Storm downpours with devastating flooding 20% more intense due to climate change, Ireland-UK study finds

Flooding between last October and March impacted health and food production, analysis shows

Human-induced climate change made heavy storm downpours that caused devastating flooding across Ireland and the UK between last October and March 10 times more likely and 20 per cent more intense, leading climate scientists have found.

The “rapid attribution analysis” by researchers linked to World Weather Attribution (WWA), a group that includes Met Éireann, highlights how floods in this period had cascading effects on the population, impacting health and food production and adding to the cost of living.

Ireland and the UK experienced a very active storm season late last year and earlier this year. The countries were affected by 13-14 severe storms, 11 of which were named by the Western Europe Storm Naming Group. With the naming of Storm Kathleen in April, it was just the second time the letter K had been reached under the alphabetised system since the group was established in 2015.

Storms Babet, Ciarán, Henk and Isha were some of the most damaging in Ireland and the UK, leading to severe floods, at least 13 deaths, severe damage to homes and infrastructure, power outages, travel cancellations, and the loss of crops and livestock.


To quantify the role of human-caused climate change on strong winds and heavy rainfall from these storms, the scientists analysed weather data and climate models to compare how these types of events have changed between today’s climate – with approximately 1.2 degrees of global warming – and the cooler pre-industrial climate.

They looked at the period from October to March, traditionally the peak of the storm season. To identify the stormiest days, the researchers used the storm severity index (SSI), a metric that considers strong winds and the size of the affected area. For these days, they analysed wind speed and rainfall.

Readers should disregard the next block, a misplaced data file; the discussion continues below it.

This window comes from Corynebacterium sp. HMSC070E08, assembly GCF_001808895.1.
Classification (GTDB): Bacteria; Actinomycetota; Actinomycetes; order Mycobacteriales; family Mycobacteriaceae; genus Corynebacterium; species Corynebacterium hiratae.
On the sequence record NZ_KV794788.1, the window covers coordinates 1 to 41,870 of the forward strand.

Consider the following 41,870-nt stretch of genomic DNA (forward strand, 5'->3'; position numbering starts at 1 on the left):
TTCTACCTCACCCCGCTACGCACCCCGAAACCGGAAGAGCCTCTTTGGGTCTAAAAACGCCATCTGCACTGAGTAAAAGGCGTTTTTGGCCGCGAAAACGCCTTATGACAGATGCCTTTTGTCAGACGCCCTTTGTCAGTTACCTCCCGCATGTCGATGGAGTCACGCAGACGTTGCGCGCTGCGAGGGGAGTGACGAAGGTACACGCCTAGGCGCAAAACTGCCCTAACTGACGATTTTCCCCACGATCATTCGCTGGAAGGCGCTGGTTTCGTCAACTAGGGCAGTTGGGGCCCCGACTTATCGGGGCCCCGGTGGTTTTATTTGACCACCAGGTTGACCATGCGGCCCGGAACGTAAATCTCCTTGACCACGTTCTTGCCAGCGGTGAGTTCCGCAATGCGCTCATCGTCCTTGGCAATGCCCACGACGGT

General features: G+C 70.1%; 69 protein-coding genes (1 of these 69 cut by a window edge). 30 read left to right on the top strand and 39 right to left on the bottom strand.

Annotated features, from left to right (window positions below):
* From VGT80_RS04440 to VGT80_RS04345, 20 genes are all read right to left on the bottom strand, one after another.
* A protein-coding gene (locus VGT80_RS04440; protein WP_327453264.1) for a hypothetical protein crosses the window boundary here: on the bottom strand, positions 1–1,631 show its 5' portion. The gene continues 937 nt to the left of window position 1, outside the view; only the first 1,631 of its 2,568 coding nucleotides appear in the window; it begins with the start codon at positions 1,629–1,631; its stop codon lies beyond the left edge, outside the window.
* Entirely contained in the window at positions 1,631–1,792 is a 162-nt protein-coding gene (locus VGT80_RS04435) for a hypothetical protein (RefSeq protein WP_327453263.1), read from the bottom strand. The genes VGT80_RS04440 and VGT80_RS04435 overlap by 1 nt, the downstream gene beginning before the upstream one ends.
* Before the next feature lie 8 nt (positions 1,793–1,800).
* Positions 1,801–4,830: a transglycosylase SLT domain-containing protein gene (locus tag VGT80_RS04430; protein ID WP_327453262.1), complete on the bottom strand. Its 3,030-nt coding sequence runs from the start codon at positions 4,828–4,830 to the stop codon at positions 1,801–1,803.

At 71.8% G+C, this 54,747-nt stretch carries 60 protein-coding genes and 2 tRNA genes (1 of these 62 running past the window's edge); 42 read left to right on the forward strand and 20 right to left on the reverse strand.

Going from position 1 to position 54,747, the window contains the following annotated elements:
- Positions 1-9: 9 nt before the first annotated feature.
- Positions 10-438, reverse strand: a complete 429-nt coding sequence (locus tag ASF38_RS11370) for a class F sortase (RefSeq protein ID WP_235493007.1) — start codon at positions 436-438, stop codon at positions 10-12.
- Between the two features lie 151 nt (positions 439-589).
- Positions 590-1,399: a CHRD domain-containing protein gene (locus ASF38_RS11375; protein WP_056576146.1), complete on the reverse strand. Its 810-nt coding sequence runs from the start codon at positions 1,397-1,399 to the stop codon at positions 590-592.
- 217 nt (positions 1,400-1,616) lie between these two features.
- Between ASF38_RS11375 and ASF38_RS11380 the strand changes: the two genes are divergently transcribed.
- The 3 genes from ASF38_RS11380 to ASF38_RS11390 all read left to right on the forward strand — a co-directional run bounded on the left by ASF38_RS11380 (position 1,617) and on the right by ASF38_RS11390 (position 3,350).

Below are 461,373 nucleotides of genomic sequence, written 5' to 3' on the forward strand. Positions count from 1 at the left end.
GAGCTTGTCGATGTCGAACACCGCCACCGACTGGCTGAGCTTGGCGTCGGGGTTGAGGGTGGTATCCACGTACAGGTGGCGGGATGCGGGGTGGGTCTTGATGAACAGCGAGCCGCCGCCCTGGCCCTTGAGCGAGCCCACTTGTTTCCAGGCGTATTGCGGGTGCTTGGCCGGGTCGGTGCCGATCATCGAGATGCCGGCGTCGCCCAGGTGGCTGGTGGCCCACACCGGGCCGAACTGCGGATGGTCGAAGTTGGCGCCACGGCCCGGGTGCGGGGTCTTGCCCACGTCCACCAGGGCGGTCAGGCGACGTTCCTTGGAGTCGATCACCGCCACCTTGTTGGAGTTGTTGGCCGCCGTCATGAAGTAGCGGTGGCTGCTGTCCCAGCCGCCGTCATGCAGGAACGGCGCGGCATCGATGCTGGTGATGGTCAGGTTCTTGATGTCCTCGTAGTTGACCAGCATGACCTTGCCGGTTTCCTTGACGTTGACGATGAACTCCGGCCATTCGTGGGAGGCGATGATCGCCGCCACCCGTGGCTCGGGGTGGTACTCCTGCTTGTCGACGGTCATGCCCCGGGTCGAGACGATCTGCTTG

Given the impacts of rainfall on farming and agricultural land brought by severe storms and smaller weather systems, the researchers also looked at total rainfall for the October to March period, which was the second wettest in the UK and the third wettest in Ireland.

Rainfall associated with storms is becoming more intense and likely in many parts of the world due to global warming. For this region, in the pre-industrial climate – before humans started burning oil, gas and coal for fuel – rainfall from storms as intense as the 2023-2024 season occurred about once every 50 years, they conclude.

However, in today’s climate, with 1.2 degrees of warming, similarly intense storm rainfall is expected to occur “about once every five years”, they found.

“Climate change has also increased the amount of rainfall of these storms, making them about 20 per cent more intense.”

If warming reaches 2 degrees, as is expected in the 2040s or 2050s unless emissions are rapidly halted, storm rainfall will become about 4 per cent more intense again “and will be expected to occur about once every three years”, the study, published on Wednesday, predicts.

Climate change also had a strong influence on autumn and winter rainfall totals, which led to agricultural impacts. In the cooler, pre-industrial climate, wet periods such as that seen between last October and March occurred at most once every 80 years. But in today’s climate they have become at least four times more likely, expected to occur about once every 20 years.